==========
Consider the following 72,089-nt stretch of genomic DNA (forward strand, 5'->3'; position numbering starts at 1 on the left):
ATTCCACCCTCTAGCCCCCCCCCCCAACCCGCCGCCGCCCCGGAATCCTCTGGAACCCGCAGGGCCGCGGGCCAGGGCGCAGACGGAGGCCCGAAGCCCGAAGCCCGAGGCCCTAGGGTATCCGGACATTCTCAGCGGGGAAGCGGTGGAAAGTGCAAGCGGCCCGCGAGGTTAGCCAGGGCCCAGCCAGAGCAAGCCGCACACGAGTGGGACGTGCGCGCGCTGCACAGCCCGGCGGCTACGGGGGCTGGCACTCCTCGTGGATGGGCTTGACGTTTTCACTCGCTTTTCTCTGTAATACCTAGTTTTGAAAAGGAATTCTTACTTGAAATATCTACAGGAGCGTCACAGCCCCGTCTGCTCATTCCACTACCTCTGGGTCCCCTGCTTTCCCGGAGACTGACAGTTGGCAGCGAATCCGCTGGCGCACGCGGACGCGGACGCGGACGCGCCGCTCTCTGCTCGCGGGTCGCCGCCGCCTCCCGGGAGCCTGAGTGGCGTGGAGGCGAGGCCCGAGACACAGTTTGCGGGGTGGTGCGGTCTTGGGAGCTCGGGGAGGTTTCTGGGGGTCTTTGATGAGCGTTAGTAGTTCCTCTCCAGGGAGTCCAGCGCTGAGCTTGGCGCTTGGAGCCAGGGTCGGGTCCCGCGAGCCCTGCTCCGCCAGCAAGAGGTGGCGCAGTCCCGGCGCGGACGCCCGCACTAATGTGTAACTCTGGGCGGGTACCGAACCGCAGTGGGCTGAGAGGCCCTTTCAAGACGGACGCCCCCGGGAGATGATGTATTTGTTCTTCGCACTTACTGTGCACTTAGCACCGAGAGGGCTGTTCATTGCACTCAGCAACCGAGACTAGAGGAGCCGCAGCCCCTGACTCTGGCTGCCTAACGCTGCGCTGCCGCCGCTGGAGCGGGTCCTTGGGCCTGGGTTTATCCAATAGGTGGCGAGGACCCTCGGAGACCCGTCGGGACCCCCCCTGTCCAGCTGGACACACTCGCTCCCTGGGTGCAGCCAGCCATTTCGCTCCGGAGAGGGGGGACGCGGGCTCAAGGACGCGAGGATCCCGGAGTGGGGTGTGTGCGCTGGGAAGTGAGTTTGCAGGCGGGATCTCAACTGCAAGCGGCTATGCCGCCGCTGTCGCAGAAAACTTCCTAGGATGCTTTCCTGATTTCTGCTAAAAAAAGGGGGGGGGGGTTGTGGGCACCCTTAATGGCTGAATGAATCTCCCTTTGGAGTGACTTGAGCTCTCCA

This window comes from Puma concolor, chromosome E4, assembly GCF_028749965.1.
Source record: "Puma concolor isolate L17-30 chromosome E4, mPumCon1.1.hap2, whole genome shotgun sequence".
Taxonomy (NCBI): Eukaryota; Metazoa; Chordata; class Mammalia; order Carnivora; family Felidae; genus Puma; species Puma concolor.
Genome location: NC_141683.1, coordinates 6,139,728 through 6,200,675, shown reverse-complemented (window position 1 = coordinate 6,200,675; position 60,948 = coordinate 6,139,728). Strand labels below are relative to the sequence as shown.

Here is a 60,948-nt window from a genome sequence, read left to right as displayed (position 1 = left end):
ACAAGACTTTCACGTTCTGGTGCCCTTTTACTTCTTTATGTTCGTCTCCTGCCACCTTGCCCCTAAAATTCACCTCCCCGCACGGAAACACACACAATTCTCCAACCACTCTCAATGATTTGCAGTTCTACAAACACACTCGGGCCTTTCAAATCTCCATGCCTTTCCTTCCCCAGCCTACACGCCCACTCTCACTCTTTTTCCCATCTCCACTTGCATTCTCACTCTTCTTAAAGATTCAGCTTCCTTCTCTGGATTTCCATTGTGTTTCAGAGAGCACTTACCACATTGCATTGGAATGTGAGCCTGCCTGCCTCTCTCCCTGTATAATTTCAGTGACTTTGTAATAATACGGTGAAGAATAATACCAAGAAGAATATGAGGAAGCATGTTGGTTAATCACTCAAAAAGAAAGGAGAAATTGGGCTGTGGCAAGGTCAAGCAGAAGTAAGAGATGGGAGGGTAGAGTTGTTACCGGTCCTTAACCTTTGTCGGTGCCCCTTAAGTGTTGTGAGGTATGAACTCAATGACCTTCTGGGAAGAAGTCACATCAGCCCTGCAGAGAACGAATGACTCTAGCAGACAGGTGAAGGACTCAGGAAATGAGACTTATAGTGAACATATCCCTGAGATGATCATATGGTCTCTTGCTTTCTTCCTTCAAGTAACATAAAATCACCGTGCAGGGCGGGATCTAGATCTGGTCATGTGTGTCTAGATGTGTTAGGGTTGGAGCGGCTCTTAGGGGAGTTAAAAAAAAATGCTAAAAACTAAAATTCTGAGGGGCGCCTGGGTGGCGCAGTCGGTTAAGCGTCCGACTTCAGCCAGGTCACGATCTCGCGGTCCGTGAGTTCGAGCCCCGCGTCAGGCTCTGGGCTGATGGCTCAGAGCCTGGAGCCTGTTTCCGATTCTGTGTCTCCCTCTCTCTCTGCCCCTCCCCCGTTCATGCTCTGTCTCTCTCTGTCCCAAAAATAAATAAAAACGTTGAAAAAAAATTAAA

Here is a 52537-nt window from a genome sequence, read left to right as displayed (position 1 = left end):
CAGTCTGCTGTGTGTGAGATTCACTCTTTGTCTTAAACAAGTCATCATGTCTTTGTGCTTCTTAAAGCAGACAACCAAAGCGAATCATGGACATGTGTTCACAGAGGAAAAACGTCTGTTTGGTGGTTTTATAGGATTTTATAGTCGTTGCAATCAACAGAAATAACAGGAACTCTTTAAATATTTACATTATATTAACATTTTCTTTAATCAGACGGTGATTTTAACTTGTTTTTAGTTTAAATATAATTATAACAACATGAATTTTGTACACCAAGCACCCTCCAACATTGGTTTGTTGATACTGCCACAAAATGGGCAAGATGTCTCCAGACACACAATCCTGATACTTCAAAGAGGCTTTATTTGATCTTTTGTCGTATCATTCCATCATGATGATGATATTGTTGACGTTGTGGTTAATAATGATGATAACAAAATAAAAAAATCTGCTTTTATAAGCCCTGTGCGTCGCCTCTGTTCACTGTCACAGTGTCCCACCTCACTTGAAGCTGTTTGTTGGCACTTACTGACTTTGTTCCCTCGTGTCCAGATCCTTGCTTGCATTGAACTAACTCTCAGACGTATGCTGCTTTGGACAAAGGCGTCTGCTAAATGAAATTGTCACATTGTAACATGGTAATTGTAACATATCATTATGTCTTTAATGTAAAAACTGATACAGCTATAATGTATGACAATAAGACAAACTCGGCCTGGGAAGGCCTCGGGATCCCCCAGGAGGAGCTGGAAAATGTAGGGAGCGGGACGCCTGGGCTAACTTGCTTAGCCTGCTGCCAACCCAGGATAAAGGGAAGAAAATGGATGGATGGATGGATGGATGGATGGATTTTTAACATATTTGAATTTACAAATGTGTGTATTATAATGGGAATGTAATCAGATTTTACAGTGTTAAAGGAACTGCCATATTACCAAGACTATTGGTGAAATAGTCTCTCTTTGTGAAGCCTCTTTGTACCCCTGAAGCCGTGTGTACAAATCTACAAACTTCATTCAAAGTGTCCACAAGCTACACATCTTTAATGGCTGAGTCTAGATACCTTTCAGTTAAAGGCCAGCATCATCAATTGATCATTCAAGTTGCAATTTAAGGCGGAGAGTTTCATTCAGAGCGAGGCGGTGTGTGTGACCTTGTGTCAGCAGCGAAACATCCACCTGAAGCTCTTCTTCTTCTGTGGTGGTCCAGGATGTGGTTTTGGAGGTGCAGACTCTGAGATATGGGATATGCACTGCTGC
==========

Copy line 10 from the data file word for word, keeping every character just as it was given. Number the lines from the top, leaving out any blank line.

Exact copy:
CAGTCTGCTGTGTGTGAGATTCACTCTTTGTCTTAAACAAGTCATCATGTCTTTGTGCTTCTTAAAGCAGACAACCAAAGCGAATCATGGACATGTGTTCACAGAGGAAAAACGTCTGTTTGGTGGTTTTATAGGATTTTATAGTCGTTGCAATCAACAGAAATAACAGGAACTCTTTAAATATTTACATTATATTAACATTTTCTTTAATCAGACGGTGATTTTAACTTGTTTTTAGTTTAAATATAATTATAACAACATGAATTTTGTACACCAAGCACCCTCCAACATTGGTTTGTTGATACTGCCACAAAATGGGCAAGATGTCTCCAGACACACAATCCTGATACTTCAAAGAGGCTTTATTTGATCTTTTGTCGTATCATTCCATCATGATGATGATATTGTTGACGTTGTGGTTAATAATGATGATAACAAAATAAAAAAATCTGCTTTTATAAGCCCTGTGCGTCGCCTCTGTTCACTGTCACAGTGTCCCACCTCACTTGAAGCTGTTTGTTGGCACTTACTGACTTTGTTCCCTCGTGTCCAGATCCTTGCTTGCATTGAACTAACTCTCAGACGTATGCTGCTTTGGACAAAGGCGTCTGCTAAATGAAATTGTCACATTGTAACATGGTAATTGTAACATATCATTATGTCTTTAATGTAAAAACTGATACAGCTATAATGTATGACAATAAGACAAACTCGGCCTGGGAAGGCCTCGGGATCCCCCAGGAGGAGCTGGAAAATGTAGGGAGCGGGACGCCTGGGCTAACTTGCTTAGCCTGCTGCCAACCCAGGATAAAGGGAAGAAAATGGATGGATGGATGGATGGATGGATGGATTTTTAACATATTTGAATTTACAAATGTGTGTATTATAATGGGAATGTAATCAGATTTTACAGTGTTAAAGGAACTGCCATATTACCAAGACTATTGGTGAAATAGTCTCTCTTTGTGAAGCCTCTTTGTACCCCTGAAGCCGTGTGTACAAATCTACAAACTTCATTCAAAGTGTCCACAAGCTACACATCTTTAATGGCTGAGTCTAGATACCTTTCAGTTAAAGGCCAGCATCATCAATTGATCATTCAAGTTGCAATTTAAGGCGGAGAGTTTCATTCAGAGCGAGGCGGTGTGTGTGACCTTGTGTCAGCAGCGAAACATCCACCTGAAGCTCTTCTTCTTCTGTGGTGGTCCAGGATGTGGTTTTGGAGGTGCAGACTCTGAGATATGGGATATGCACTGCTGC